How do you feel about financial advisors? Obviously, if you have a lot of money and you’re investing a lot of money, you might want to consult with somebody. Do you think it’s absolutely necessary in the beginning to let somebody else do all your advising in the stock market? How do you feel about that?
All big banks have financial advisors. Clearly, if you’re investing a ton of money, it will be important because those guys don’t just pick stocks for you. They’re going to pick separate portfolios for you to invest in and they’re going to pick different things. I think that just starting off, if you want to take an interest and take the initiative on your own and actually learn what you’re doing, because it’s going to help you out in the future. If you have just the general knowledge right now, you can’t blame them because if you’re doing it, you’re not going to really know what’s going on.
This will force a younger investor to just have a general understanding, which is why I would think in the beginning maybe not necessarily. I can never advise to not use a financial advisor versus using one because financial advisors add their own value in many different ways. I think if you were looking to invest $2,000, $3,000, $4,000 and you had an idea already of what stocks you wanted to buy, you can easily just go and open an E*TRADE account and do it yourself. If you really have no idea and you want the advice, then go out, talk to a financial advisor. He’s going to charge you a fee, which will be more expensive than you just going out and buying the stocks and selling the stocks yourself, but that’s another way to learn as well. There are financial advisors all over the place.
Have you come across any really good books that were pretty eye-opening? Or even just good people on YouTube that you’re like, “I’ve learned a lot from this person or book, this is very beneficial.”
The books that I would be reading, at least that I’ve read in college and coming up, are more just finance-related in a sense that they would tell stories of things. I’ve read a book called Rigged, which is about a guy who worked at the New York Mercantile Exchange, which is just an exchange that would buy and sell oils features and he moved it to Dubai. That was a cool book. I’ve read Liar’s Poker, which is Michael Lewis’ book. He also wrote The Big Short, which I read. Those are all the types of books that I think are really interesting finance books because the stories are so absurd and incredible. In terms of investing, I honestly think the Investing For Dummies 101 books are really good.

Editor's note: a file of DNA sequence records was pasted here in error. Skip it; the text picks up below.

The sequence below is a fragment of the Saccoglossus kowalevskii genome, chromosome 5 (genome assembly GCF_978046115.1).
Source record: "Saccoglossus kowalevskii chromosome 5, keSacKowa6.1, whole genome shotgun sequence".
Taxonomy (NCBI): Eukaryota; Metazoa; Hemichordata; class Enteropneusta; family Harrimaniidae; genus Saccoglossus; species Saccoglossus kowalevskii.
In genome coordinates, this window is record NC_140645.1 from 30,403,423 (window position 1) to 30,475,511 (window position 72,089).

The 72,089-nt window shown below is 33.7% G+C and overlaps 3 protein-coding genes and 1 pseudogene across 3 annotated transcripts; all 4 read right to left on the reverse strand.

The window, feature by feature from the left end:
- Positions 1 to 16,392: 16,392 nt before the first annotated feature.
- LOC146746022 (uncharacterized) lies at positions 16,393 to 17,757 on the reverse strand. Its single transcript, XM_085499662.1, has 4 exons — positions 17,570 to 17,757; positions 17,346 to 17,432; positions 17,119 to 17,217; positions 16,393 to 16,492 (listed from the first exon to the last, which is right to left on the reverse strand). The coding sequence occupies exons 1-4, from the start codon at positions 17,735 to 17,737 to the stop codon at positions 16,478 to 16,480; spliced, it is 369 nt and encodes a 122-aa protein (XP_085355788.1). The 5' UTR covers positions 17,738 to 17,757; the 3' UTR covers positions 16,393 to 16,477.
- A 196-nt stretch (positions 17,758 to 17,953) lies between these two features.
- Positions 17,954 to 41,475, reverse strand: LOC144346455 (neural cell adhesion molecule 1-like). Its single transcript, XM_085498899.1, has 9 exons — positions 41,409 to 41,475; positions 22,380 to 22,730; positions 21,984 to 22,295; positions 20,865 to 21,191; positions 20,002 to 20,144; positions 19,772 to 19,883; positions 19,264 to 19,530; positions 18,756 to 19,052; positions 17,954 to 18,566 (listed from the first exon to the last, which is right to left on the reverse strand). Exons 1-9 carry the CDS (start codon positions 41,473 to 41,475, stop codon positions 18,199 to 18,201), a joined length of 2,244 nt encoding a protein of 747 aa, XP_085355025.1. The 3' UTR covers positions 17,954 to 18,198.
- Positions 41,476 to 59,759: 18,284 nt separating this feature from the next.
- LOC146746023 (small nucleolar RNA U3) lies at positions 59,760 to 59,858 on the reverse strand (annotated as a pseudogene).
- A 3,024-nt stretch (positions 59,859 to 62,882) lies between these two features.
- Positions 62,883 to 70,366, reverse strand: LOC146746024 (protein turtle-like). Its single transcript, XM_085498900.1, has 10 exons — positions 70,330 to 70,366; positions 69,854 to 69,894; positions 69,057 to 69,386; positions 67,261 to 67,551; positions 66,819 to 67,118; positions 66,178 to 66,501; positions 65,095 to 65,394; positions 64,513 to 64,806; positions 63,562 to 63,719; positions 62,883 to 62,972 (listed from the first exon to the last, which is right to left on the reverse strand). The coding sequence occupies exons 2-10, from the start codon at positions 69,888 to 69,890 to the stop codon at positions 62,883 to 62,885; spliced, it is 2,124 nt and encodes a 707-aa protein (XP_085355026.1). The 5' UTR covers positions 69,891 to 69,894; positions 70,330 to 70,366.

They dive into the details. I think in terms of the guys that I watched, Jim Cramer is a household name. He’s incredibly good. He knows every company, he brings CEOs on his show, they talk about their business. I think he’s super interesting. Just because Jim Cramer says, “Buy a stock,” I don’t think that’s a reason to buy, but it’s just a good way to learn about how he thinks and how he looks at companies. It’s different for me because this is my career so obviously I’m interested in this stuff. It’s harder to get people more engaged and actually keeping up with all of the different market information out there and reading the Wall Street Journal or going to CNBC or MarketWatch and other good news outlet. Obviously, Bloomberg is the best. It’s easy for me. I think just for people who are just looking to get an understanding of how it works, those Investing For Dummies books will just break it down.
You ever read the book, The Richest Man in Babylon?
I have not.
It’s a good one. I feel like a lot of people, they’re like, “I don’t have any extra money to put in the market.” Pretty much what this book says is, “Don’t spend more than 70% of your money and always pay yourself first.” I feel like a lot of people are like, “What do you mean? I’m always paying myself. Every check that I get, I’m paying myself.” No, you have to take some of that money, it could be as little as 10% and put it into a savings account and don’t touch it. That’s truly paying yourself. You just putting into your bank account does not mean you’re paying yourself.
That’s more like personal finance and that’s a totally different conversation. I forgot what the numbers are but you see what millennials are actually saving and they’re not. It’s the kind of thing where we’re going more into a market where social security is unclear. For example, me, I’m not going to have a pension. My retirement is going to be based off of what I’m saving and what I’m putting away, what I’m throwing into a 401K, what I’m throwing into an IRA. It’s important. Like you said, now where maybe you can afford to save a lot, not many people at our age can. But even if you are, if you’re throwing 10% of your paycheck into a savings account, even if it’s not a lot of money, it really does add up.
It all ties into the whole investing thing because you want to save your money. Then once you build up enough capital to go out and maybe try and grow that money, then maybe you take a portion of your savings account, you invest in some stocks, take a portion of your savings account, put it into some safer bonds or some treasuries or just something that’s going to help grow that money. Although it’s sitting in the savings account, it’s not really making anything. It’s just going to sit there and that’s what it is worth. That’s fine because you’re not touching it and it’s still there and it’s better than nothing. But if you want a little bit more and then maybe grow that money even more, it’s like your money is working for you.
Maybe that’s even a completely different episode. Maybe I can bring you back on and we could talk about personal finance and all that stuff. This was an awesome little preview on how to invest. I really appreciate your knowledge on the subject, Dan. I really appreciate that.
Thanks for having me on, Kev.
I think you touched on everything. That was right to the point, what to do, what not to do. I think a lot of people are going to gain some good information out of this. Dan, thank you so much. We’ll definitely get you back on here. I’ll see you soon.